(To my fellow Americans in the NSA reading this blog post: How about lending us all a hand here?  As tax payers, you work for us not the other way around, right?)

Back to the cops who, in this case, and in my view, might have tried the slick Lt. Colombo maneuver to get into the shooter’s house without a warrant, as in, “Oh, by the way… I wonder if it would be OK if we looked around just to make sure, etc. etc.” Stiff resistance to this polite request would raise the index of suspicion and perhaps trigger a deeper investigation.

If police officers cannot be trained to detect suicide risk, and then conduct suicide/homicide risk assessments in the field, then pair them with trained mental health professionals and create competent, quick-acting crisis response teams who understand that early identification and intervention may go unrewarded by the general public, but is still heroic. Mental health/law enforcement teams must be fully funded to respond to these threats and yet, currently, many communities are without them.

In the UCSB tragedy it is clear that the two groups of professionals who had contact with Mr. Rodger before he started killing people did not, or could not, communicate with each other about the risk that alarmed his parents and a roommate. The parents acted, but the roommate did not, later saying, “Why did I not say anything?”

The parents did say something, but we can only guess that the professionals involved may not have had the kind of training needed to a) recognize suicide/homicide warning signs, b) conduct a comprehensive suicide/threat assessment, and c) employ their collective civil authority to cause a change in the trajectory of the unfolding event, e.g., a voluntary or involuntary hospital hold to determine how much risk to self and others was present.

It’s a cheap shot for me to opine about this UCSB event while unencumbered by the facts, or the reality of actually having been there, but I have reviewed all of the other high-profile mass-murder suicides in recent history and the pattern is the same again and again and again. And as an old spy myself (retired), I have a pretty good idea of what’s missing. It’s called Intel.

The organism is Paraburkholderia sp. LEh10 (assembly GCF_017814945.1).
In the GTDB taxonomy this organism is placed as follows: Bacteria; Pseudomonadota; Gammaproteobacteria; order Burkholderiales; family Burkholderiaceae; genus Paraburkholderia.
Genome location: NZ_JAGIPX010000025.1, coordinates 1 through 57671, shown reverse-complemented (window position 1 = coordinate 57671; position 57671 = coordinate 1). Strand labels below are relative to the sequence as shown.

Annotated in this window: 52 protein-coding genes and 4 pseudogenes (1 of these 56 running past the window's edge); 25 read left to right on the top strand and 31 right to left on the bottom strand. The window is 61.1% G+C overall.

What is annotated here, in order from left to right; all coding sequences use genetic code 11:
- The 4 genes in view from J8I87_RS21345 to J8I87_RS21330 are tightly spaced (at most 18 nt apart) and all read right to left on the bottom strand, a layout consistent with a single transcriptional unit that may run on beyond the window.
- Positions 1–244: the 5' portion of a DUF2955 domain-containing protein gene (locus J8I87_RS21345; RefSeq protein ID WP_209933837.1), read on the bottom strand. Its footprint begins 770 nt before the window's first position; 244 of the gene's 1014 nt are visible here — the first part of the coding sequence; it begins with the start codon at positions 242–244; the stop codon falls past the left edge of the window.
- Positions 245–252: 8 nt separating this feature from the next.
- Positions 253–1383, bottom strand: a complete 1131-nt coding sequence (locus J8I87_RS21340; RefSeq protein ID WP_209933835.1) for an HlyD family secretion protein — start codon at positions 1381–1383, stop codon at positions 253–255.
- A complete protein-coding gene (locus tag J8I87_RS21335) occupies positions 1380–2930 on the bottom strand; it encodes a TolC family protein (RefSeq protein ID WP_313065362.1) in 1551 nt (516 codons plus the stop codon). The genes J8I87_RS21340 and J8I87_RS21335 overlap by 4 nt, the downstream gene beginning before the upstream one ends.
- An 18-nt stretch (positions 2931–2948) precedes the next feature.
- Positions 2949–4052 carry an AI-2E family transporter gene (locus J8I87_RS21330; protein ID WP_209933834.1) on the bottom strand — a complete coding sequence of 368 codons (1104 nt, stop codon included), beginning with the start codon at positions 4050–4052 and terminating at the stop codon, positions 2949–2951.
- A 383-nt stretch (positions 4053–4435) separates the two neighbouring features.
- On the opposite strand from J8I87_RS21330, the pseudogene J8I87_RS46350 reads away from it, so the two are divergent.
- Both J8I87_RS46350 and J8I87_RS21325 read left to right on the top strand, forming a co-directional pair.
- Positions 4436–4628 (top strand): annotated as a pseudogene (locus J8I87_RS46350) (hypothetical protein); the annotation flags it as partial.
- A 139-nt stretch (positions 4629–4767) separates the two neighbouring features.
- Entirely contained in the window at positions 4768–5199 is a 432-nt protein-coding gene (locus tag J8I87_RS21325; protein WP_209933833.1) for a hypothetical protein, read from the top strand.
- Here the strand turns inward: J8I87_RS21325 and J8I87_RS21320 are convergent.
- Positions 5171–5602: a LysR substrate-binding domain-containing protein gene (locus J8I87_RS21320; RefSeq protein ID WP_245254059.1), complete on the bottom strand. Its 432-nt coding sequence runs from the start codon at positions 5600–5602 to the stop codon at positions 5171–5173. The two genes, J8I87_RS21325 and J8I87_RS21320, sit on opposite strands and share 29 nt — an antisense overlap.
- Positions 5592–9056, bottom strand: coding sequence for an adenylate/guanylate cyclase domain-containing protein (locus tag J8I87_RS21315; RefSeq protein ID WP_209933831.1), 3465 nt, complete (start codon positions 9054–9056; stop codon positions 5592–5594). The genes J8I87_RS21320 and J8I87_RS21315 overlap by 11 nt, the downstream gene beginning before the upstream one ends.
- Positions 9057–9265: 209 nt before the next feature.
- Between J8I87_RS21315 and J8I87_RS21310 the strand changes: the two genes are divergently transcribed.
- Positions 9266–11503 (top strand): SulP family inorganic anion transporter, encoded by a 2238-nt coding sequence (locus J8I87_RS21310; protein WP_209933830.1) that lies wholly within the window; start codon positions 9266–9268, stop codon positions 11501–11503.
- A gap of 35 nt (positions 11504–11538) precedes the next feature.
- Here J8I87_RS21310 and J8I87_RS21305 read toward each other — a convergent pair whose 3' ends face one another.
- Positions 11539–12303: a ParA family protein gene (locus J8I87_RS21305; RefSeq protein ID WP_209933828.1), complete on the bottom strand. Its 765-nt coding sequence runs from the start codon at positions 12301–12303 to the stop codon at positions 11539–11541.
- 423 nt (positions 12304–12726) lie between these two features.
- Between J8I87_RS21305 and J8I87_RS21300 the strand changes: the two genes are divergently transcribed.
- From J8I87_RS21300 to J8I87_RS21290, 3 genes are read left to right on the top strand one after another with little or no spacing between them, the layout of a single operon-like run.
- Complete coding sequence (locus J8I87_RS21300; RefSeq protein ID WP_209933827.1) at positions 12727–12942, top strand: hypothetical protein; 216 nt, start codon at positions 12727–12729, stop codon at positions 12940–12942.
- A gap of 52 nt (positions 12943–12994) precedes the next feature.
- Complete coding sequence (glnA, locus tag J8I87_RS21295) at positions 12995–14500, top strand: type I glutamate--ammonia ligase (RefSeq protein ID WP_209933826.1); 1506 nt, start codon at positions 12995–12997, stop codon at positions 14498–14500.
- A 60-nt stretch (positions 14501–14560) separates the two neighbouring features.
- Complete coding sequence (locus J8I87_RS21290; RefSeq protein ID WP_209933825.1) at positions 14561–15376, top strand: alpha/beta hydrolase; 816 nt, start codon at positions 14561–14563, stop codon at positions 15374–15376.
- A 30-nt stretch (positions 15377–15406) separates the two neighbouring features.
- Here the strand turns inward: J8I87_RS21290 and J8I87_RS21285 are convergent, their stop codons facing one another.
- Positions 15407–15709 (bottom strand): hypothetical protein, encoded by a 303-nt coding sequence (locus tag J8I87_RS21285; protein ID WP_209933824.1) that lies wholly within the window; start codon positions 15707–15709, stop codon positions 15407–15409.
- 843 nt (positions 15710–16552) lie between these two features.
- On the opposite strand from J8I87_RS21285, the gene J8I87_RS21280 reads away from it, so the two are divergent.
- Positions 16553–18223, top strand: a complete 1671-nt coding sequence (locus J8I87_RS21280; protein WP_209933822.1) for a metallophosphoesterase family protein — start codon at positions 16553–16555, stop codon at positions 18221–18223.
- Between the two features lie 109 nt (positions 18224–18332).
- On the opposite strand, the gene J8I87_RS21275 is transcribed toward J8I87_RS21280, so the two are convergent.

From the 1955 Hoover Commission on American spy work, “Intelligence deals with all the things which should be known in advance of initiating a course of action.” Intelligence is used to prevent violence, and we cannot expect our mental health and law enforcement officers to initiate a course of action to avert violence without better intelligence. The dots are there; they are just not being connected.

But what about confidentiality?

What confidentiality? When lives are at stake, confidentiality is moot.

Too often confidentiality is the screen behind which mental health professionals stand to protect themselves from extra work, like talking to parents or family members when conducting a youth suicide risk assessment. Yes, they don’t get paid for intelligence gathering beyond that provided by their patients, but they should, and this can be fixed with a stroke of the regulatory pen.

Any clinician who relies solely on the statements made by a suicidal and possibly homicidal patient to assess and manage potential risk for violence is either untrained or naive. (Sometime I will share my Top 10 Reasons to Lie to Your Therapist if You Are Suicidal).

When I directed a large emergency service for 25 years and had the authority to invoke involuntary detention to determine if treatment was indicated for anyone suicidal or homicidal or both, people sometimes threatened to sue us over their loss of privacy. None did. But if they had, I was fully prepared to make the case for a temporary suspension of a person’s civil rights in the name of safety for all.
Some say these mass murder-suicides are unpredictable and therefore cannot be prevented. I disagree.  The dots are all there. Through training, education, better intelligence gathering, better intelligence sharing, and better communication among observers, we’ve shown we can greatly reduce American battlefield causalities. Now all we have to do is apply what we already know how do in our own back yards.

Dr. Paul

16 thoughts on “Is a Shoot-Out Coming to a Campus Near You?”

  1. What a wonderful articule, if we could only stop the madness.
    I forwarded it to my son who is with SPD.

  2. Thanks for the shout-out re CALM!

    I do think we need to figure this out. However, it is so much easier to identify risks AFTER the fact than before. But, I agree – in most cases, the dots ARE all there just waiting to be connected. We need to train people to ASK and to move forward with their concerns – to involve others – who may/should also be concerned. I am wrestling with whether a civil society can protect both the right to bear arms and the right to privacy. One or the other perhaps.

    As always, you make me think!!


  3. Paul,